child abuse - cause of abuse - presumption
In re: D.T. - Commonwealth Court - May 9, 2006
Request to expunge indicated report of child abuse denied.
Appellant was the paramour of the mother of an 18 month-old child who suffered 2nd degree burns on both feet, which a doctor testified were "typical immersion scald burns." The evidence showed that at the time of his injury, the child was either in the custody of his mother or her paramour, but there was no "independent substantial competent evidence" that appellant was the person that caused the burns."
The court approved DPW's reliance on 23 Pa. C.S. 6381(d) [prima facie evidence of abuse], which provides that "[e]vidence that a child has suffered child abuse of such a nature as would ordinarily not be sustained or exist except by reason of the acts or omissions of the parent or other person responsible for the welfare of the child shall be prima facie evidence of child abuse by the parents or other person responsible for the welfare of the child."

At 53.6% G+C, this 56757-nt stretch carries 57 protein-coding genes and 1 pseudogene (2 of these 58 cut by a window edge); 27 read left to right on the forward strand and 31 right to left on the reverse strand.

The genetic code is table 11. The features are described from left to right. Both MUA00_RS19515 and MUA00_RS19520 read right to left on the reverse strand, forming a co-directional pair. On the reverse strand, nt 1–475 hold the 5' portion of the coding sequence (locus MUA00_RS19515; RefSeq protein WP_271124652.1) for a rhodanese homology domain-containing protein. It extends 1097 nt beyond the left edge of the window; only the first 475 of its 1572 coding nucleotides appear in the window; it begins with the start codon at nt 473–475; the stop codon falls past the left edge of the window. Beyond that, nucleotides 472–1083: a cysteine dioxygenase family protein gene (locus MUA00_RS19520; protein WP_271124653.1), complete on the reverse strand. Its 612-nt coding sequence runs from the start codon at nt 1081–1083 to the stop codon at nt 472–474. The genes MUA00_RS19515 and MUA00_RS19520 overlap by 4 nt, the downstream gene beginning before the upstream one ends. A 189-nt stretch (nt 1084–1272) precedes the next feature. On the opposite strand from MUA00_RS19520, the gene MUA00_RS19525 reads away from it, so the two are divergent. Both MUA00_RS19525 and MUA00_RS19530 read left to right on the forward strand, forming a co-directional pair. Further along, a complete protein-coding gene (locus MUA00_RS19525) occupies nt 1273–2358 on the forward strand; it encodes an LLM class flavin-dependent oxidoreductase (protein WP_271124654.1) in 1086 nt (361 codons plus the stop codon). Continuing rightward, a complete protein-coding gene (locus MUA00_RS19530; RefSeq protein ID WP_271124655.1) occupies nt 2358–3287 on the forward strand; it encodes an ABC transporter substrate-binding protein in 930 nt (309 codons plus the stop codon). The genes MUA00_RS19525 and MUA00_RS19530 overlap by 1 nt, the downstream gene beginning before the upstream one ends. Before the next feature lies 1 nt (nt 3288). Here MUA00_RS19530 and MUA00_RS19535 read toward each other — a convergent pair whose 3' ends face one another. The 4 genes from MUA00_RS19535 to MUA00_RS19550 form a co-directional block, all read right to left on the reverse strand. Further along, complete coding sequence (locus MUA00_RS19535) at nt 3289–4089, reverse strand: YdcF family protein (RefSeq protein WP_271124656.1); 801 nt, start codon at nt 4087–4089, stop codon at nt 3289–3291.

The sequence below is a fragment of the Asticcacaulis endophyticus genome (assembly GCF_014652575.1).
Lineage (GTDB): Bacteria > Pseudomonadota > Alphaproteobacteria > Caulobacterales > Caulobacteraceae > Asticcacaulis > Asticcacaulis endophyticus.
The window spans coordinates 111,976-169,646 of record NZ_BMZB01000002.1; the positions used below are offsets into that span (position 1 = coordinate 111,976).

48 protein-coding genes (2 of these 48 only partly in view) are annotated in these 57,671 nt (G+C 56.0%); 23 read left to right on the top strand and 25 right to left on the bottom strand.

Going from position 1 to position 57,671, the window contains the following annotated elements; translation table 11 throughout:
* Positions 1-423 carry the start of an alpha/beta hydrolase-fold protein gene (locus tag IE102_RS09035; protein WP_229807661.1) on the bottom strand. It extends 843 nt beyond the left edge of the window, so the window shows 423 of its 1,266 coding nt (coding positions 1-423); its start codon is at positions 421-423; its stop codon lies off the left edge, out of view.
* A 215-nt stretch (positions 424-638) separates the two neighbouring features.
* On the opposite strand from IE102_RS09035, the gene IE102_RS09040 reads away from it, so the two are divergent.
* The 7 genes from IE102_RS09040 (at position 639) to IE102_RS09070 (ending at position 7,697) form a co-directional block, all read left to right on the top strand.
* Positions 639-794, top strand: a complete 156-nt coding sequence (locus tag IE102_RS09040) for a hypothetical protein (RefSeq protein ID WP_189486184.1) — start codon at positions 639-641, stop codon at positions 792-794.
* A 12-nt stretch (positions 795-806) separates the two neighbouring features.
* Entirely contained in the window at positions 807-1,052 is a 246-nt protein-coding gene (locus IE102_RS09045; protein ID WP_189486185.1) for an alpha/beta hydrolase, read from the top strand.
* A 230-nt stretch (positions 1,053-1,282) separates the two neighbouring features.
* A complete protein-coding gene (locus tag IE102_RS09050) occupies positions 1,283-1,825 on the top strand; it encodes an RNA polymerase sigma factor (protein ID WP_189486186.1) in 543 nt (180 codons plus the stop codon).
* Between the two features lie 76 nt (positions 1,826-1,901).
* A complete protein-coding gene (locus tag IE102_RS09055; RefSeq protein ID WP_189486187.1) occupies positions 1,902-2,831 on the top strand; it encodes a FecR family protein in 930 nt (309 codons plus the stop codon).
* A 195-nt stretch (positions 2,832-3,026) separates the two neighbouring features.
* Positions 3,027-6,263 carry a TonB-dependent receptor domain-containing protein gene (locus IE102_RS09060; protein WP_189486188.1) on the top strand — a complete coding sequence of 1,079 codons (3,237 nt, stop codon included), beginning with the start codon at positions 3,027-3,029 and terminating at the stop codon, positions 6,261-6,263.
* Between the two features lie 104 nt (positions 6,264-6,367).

Citing the decision of In the Interest of J.R.W., 631 A.2d 1019 (Pa. Super. 1993), the court held that while the "existence of child abuse" had to be proven by clear and convincing evidence, proof of "the identity of the perpetrator of that abuse....need only be established by prima facie evidence that the abuse normally would not have occurred except by reason of acts or omissions of the caretakers...." (emphasis in original)
The "presumption can be rebutted, like other statutory presumptions, with countervailing competent, substantial evidence," which did not exist here. Appellant's testimony was found not credible, in part because he lied about not having a prior criminal record.